‘Or what woman having ten silver coins, if she loses one of them, does not light a lamp, sweep the house, and search carefully until she finds it? When she has found it, she calls together her friends and neighbours, saying, “Rejoice with me, for I have found the coin that I had lost.” Just so, I tell you, there is joy in the presence of the angels of God over one sinner who repents.’
The Preface, like our rector's nineteen minute sermon today, ignores the importance of repentance of sin. When Jesus dined with sinners, it was for their sake, that they might repent and sin no more. When we come to the Lord's Supper, we come as repentant sinners. Unless we are reminded that this meal comes with a price, we run the risk of serving Pablum in place of the Body and Blood of our Lord and Saviour.

2. I am not sure about the part of the Preface that says,
"For through your Son Jesus Christ your grace and love overflow to us."
I get a mental picture of an overheated pot of grace and love bubbling over onto the stove-top.

3. Little innovations have a way of opening the door to bigger ones.

4. As the people in the pews always do, we will nod and take it as long as it sounds nice.

Wednesday, September 08, 2010

Infant Baptism, Pelagianism, Good and Evil

In a piece that reaches beyond the question of infant baptism into the deeper issues of sin and evil, Alan Wilson at the Guardian (the link may not work so go to to view the entire article) raises the following points (emphasis added):
"Christian life begins with baptism. The Book of Common Prayer (BCP) baptism liturgy used to fill Sunday afternoons up and down the land, and it's still worth trying to understand what Cranmer thought he was doing and the view of humanity that underlies his book."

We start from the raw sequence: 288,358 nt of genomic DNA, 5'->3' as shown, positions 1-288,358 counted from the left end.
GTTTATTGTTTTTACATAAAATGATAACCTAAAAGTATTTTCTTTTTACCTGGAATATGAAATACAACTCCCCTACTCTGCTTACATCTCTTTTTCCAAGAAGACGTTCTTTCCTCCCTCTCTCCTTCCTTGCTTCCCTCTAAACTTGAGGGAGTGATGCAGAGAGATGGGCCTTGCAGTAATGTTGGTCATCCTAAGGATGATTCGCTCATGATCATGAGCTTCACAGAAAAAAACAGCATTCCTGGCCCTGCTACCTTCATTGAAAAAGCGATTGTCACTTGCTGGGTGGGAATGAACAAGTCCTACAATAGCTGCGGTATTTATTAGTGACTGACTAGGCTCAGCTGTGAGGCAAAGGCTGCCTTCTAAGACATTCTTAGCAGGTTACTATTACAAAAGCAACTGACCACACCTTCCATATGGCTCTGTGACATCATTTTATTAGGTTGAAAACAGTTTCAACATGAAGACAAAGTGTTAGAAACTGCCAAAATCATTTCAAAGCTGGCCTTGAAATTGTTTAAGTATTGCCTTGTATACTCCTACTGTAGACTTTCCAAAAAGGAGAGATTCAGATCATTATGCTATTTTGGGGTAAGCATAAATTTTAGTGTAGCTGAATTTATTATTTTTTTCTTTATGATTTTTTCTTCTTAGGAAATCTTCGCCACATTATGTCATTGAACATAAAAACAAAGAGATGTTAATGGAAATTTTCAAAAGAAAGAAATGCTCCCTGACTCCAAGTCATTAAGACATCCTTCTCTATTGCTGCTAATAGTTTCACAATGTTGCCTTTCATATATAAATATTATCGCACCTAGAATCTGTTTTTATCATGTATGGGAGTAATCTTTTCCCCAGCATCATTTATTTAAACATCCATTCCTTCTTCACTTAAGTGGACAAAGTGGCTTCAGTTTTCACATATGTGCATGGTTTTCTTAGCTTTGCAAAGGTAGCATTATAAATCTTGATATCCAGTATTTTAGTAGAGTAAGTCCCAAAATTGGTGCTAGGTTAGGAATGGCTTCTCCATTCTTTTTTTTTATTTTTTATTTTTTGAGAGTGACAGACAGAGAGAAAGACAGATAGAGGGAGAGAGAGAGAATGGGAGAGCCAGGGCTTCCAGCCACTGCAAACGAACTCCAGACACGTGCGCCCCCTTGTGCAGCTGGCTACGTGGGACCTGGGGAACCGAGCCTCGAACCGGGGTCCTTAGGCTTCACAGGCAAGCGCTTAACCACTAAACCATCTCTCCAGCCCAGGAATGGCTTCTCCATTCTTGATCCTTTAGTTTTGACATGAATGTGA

So there is the answer to the age old question, "When does life begin?"

 "Cranmer required that baptism be administered freely, or to use a weasel word popularised in the 1960's, 'indiscriminately,' to babies...
...Cranmer's baptismal liturgy, above all, is a trenchant expression of western Augustinianism. It rejects utterly the Pelagianism that has fascinated the English since the fifth century. Pelagianism indicates how God ought to work if he had any common sense."
You have to love that definition of Pelagianism. It is a lot shorter than the description found at the Catholic Encyclopedia, but lacking in the needed clarity of Theopedia's which I include below:
"Pelagianism views humanity as basically good and morally unaffected by the Fall. It denies the imputation of Adam's sin, original sin, total depravity, and substitutionary atonement. It simultaneously views man as fundamentally good and in possession of libertarian free will."
Let's check out some excerpts from Cranmer's Baptismal liturgy from the 1549 BCP,
"DEARE beloved, forasmuche as all men bee conceyved and borne in sinne, and that no manne borne in synne, can entre into the kingdom of God (except he be regenerate, and borne anewe of water, and the holy ghost) I beseche you to call upon God the father through our Lord Jesus Christ, that of his bounteouse mercy he wil graunt to these children that thing, which by nature they cannot have, that is to saye, they may be baptised with the holy ghost, and receyved into Christes holy Church, and be made lyvely membres of the same...
Feminists, please bear with Cranmer and his talk of "men" and "manne."
¶ N. Receyve the signe of the holy Crosse, both in thy forehead, and in thy breste, in token that thou shalt not be ashamed to confesse thy fayth in Christe crucifyed, and manfully to fyght under his banner against synne, the worlde, and the devill, and to continewe his faythfull soldiour and servaunt unto thy lyfes ende. Amen...